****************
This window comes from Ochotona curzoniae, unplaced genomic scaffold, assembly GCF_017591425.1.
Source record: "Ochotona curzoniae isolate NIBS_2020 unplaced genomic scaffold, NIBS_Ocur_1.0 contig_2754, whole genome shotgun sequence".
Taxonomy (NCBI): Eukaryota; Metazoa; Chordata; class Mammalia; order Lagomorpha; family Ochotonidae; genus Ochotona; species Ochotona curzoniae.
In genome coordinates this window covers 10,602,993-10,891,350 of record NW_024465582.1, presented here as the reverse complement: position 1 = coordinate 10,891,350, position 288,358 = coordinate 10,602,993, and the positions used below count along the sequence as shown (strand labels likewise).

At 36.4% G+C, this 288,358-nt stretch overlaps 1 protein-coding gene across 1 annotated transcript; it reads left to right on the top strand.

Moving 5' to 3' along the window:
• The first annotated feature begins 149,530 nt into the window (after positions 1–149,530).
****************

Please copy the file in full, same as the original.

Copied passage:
This window comes from Ochotona curzoniae, unplaced genomic scaffold, assembly GCF_017591425.1.
Source record: "Ochotona curzoniae isolate NIBS_2020 unplaced genomic scaffold, NIBS_Ocur_1.0 contig_2754, whole genome shotgun sequence".
Taxonomy (NCBI): Eukaryota; Metazoa; Chordata; class Mammalia; order Lagomorpha; family Ochotonidae; genus Ochotona; species Ochotona curzoniae.
In genome coordinates this window covers 10,602,993-10,891,350 of record NW_024465582.1, presented here as the reverse complement: position 1 = coordinate 10,891,350, position 288,358 = coordinate 10,602,993, and the positions used below count along the sequence as shown (strand labels likewise).

At 36.4% G+C, this 288,358-nt stretch overlaps 1 protein-coding gene across 1 annotated transcript; it reads left to right on the top strand.

Moving 5' to 3' along the window:
• The first annotated feature begins 149,530 nt into the window (after positions 1–149,530).